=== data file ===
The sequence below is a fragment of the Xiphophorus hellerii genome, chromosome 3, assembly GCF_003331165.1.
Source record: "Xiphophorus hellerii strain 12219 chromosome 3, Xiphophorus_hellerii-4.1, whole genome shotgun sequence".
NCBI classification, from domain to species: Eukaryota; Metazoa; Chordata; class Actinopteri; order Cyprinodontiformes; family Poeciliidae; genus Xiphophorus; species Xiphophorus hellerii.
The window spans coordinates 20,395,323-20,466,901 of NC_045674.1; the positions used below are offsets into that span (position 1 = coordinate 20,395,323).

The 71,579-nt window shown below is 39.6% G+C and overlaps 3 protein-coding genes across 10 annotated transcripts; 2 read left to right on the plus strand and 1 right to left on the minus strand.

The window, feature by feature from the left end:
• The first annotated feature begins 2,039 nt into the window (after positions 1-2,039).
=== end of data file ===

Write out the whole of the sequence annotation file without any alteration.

The sequence below is a fragment of the Xiphophorus hellerii genome, chromosome 3, assembly GCF_003331165.1.
Source record: "Xiphophorus hellerii strain 12219 chromosome 3, Xiphophorus_hellerii-4.1, whole genome shotgun sequence".
NCBI classification, from domain to species: Eukaryota; Metazoa; Chordata; class Actinopteri; order Cyprinodontiformes; family Poeciliidae; genus Xiphophorus; species Xiphophorus hellerii.
The window spans coordinates 20,395,323-20,466,901 of NC_045674.1; the positions used below are offsets into that span (position 1 = coordinate 20,395,323).

The 71,579-nt window shown below is 39.6% G+C and overlaps 3 protein-coding genes across 10 annotated transcripts; 2 read left to right on the plus strand and 1 right to left on the minus strand.

The window, feature by feature from the left end:
• The first annotated feature begins 2,039 nt into the window (after positions 1-2,039).